July 24, 2024

Enliven Your Memoir with Sensual Details

When we write memoir, we’re creating a story, and re-creating moments in our lives rich in detail, experienced through the body. But sometimes we forget or don’t yet grasp just how much we need to bring forward those details so the reader can live that experience alongside us. Writing stories means that our task is to create “real life” experiences a reader can participate in, that reach into their hearts and minds. How do we do this trick? Create that kind of intimacy? The secret: write scenes that bring the reader fully into your mind and body by using “sensual details,” showing through our bodies and perceptions the aliveness of the moment.

Using sensual details means painting a picture with vivid specifics—not “the Plains landscape was beautiful” but “the azure blue sky seemed to go on forever, dotted by white fluffy clouds that looked like horses.”

Colors bring our world into focus for the reader. What color was the dress you wore to the prom? What shades were your grandmother’s roses? Then show how their scent made you feel safe and welcome. Red is vibrant—it’s also crimson and scarlet. Find the range of words that offers dimension and tone. Grey might suggest a scene that is neutral, or it might be sad or even peaceful. There’s a range of blues, from cheerful to cold.

We live in a world of sound. It’s all around us, even if we learn to tune it out. The growl of an engine, the percussion of heels on a sidewalk, the moan of a train whistle—all these details reveal the world we live in, and invite the reader fully into the world of the story.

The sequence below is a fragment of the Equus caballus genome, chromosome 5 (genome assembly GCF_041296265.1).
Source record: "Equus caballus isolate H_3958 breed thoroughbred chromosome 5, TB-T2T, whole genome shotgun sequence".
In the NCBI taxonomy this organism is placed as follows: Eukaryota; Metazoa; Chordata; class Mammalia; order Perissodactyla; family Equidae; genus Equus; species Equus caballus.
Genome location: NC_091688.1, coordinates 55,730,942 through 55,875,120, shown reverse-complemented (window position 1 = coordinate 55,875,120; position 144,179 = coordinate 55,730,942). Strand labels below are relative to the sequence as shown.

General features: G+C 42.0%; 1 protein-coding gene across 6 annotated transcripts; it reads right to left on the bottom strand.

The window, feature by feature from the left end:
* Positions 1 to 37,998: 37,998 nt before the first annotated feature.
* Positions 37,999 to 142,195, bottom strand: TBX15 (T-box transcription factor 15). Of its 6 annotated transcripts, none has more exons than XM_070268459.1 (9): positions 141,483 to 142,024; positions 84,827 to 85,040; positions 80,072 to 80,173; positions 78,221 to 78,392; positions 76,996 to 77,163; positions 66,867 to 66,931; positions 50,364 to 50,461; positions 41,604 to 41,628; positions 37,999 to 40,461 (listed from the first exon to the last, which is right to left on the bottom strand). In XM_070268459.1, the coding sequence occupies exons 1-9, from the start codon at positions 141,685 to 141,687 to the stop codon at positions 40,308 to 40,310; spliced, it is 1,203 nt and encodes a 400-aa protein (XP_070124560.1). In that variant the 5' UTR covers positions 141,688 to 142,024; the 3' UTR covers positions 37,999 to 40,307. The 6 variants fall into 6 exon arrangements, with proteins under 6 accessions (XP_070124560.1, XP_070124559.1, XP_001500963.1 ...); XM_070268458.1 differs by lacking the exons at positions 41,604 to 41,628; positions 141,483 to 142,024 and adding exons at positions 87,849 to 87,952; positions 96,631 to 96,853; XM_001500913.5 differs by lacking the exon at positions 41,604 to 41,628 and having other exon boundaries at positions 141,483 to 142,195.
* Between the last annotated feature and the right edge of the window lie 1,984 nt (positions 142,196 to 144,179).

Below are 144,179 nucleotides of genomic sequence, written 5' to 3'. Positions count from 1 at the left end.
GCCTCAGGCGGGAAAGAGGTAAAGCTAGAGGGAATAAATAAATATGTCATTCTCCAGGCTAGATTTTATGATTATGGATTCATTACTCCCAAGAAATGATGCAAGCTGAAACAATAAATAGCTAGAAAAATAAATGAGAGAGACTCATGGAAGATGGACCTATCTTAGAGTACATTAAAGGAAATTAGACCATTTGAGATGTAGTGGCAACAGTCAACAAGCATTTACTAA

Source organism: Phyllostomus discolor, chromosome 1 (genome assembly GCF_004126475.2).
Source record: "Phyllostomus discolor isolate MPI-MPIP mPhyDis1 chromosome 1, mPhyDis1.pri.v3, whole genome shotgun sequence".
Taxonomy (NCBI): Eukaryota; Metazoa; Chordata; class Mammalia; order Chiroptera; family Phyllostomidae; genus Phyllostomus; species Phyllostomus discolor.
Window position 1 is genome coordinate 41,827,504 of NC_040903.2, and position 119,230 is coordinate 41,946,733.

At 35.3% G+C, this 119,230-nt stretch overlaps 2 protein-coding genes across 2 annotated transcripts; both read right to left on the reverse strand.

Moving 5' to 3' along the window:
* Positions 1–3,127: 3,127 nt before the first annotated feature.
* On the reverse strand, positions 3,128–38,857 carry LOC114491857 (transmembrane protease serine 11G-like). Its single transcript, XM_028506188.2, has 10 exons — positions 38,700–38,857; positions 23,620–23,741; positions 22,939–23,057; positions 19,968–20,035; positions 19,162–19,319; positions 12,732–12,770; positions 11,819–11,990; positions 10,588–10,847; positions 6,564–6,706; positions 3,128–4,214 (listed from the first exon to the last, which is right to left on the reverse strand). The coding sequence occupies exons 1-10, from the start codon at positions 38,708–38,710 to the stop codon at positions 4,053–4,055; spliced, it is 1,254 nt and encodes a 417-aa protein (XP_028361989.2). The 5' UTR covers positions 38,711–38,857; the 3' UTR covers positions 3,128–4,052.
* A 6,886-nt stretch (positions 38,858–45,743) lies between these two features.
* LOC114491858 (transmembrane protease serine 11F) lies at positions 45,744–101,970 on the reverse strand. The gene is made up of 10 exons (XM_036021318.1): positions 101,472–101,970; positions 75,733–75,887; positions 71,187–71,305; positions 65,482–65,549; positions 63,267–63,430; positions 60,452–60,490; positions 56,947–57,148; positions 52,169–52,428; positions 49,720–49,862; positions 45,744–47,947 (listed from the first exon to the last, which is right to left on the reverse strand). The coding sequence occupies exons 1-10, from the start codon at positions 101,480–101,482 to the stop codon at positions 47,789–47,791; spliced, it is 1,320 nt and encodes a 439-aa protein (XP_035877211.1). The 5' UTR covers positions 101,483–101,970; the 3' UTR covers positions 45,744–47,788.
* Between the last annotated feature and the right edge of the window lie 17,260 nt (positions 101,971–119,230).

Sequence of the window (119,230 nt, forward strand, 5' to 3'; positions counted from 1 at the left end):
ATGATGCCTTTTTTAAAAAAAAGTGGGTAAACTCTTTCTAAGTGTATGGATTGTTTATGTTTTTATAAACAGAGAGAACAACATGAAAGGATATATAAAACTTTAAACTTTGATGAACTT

And smells. Mary Karr says that placing ourselves in a yummy kitchen with delicious smells will open the door to the past. Think chocolate chip cookies and pumpkin pie, turkey and dressing at Thanksgiving. Aromas are a powerful way to trip into memory—think of your mother’s perfume or hairspray, your grandfather’s aftershave or the aroma of a pipe, flowers in a garden, the smell of concrete after rain, the oil of an engine being repaired. The unique scent of a person brings up feelings and memories.

Texture is another portal to sensory detail. Is your world slick with rain or powdery dry from drought? Sandy, gritty, or bumpy? Or is it smooth like a well-sanded table? People have texture, too—hair, clothes, skin, fabrics. Houses, cars, airplanes—everything around us has texture and often we take it for granted. Sharp, metallic, soft, fluffy—these are different sensations with emotional resonance.

Here’s a beautiful passage using sensual detail from Sue William Silverman’s most recent memoir, How to Survive Death and Other Inconveniences:

The essence of Route 17 will rise up around me, when I become one with the highway, embody it. I rest my head on the seat back and close my eyes. Horns, air brakes, tires. A siren in the distance. . . Inside [the bowling alley] I slip into rented shoes, scuffed and worn, smelling of sweat. How could I be happier, what with my hair teased and sprayed to an impermeable Aqua Net helmet? Eyelids shadowed. Lips opalescent pink. Red and blue neon beer signs flash. The jukebox rocks.

In this short excerpt, Sue creates a world in New Jersey in the 1960s and invites us in. As you think of the scene you will write, close your eyes and listen, smell, imagine the colors and the textures. Experience how it felt to live that moment. Then write.

Want to learn more about sensory details and how to use them to improve your scenes? If so, we invite you to our 6-consecutive-week ELEVATE YOUR MEMOIR BOOT CAMP starting on September 22, 2020.

In Week 5, our guest teacher Sue William Silverman, author of How to Survive Death and Other Inconveniences, and 6 other books (including 3 other memoirs), will teach about “savory senses,” shining light onto how much it matters that we draw upon our physical surroundings for images and how doing so supports us to discover the metaphors of our narratives, thus turning experience into art.

Check out our BOOT CAMP (September 22-October 27). We hope you’ll join us for this topic and more—and discover new ways to ELEVATE YOUR MEMOIR.   

About Linda Joy Myers

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